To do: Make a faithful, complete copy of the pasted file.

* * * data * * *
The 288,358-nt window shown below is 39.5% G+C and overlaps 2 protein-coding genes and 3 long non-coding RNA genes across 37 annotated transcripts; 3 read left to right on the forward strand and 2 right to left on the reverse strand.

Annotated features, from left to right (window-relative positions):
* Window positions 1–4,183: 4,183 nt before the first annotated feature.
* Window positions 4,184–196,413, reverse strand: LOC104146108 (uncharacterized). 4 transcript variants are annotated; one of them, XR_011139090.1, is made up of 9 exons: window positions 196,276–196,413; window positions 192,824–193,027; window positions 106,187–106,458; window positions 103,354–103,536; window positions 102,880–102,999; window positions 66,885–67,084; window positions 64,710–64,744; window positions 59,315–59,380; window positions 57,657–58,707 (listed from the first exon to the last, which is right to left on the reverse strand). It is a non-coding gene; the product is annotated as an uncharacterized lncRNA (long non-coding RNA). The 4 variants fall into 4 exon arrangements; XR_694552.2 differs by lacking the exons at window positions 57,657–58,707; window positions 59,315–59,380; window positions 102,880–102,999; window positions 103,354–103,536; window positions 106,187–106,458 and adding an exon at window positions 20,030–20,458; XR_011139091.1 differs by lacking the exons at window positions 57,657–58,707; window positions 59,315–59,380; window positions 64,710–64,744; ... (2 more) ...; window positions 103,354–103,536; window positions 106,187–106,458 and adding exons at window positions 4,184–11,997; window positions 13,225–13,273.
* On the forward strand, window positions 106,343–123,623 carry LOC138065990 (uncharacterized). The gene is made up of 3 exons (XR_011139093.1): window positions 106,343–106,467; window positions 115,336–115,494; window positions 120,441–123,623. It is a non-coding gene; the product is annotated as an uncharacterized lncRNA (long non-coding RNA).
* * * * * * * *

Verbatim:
The 288,358-nt window shown below is 39.5% G+C and overlaps 2 protein-coding genes and 3 long non-coding RNA genes across 37 annotated transcripts; 3 read left to right on the forward strand and 2 right to left on the reverse strand.

Annotated features, from left to right (window-relative positions):
* Window positions 1–4,183: 4,183 nt before the first annotated feature.
* Window positions 4,184–196,413, reverse strand: LOC104146108 (uncharacterized). 4 transcript variants are annotated; one of them, XR_011139090.1, is made up of 9 exons: window positions 196,276–196,413; window positions 192,824–193,027; window positions 106,187–106,458; window positions 103,354–103,536; window positions 102,880–102,999; window positions 66,885–67,084; window positions 64,710–64,744; window positions 59,315–59,380; window positions 57,657–58,707 (listed from the first exon to the last, which is right to left on the reverse strand). It is a non-coding gene; the product is annotated as an uncharacterized lncRNA (long non-coding RNA). The 4 variants fall into 4 exon arrangements; XR_694552.2 differs by lacking the exons at window positions 57,657–58,707; window positions 59,315–59,380; window positions 102,880–102,999; window positions 103,354–103,536; window positions 106,187–106,458 and adding an exon at window positions 20,030–20,458; XR_011139091.1 differs by lacking the exons at window positions 57,657–58,707; window positions 59,315–59,380; window positions 64,710–64,744; ... (2 more) ...; window positions 103,354–103,536; window positions 106,187–106,458 and adding exons at window positions 4,184–11,997; window positions 13,225–13,273.
* On the forward strand, window positions 106,343–123,623 carry LOC138065990 (uncharacterized). The gene is made up of 3 exons (XR_011139093.1): window positions 106,343–106,467; window positions 115,336–115,494; window positions 120,441–123,623. It is a non-coding gene; the product is annotated as an uncharacterized lncRNA (long non-coding RNA).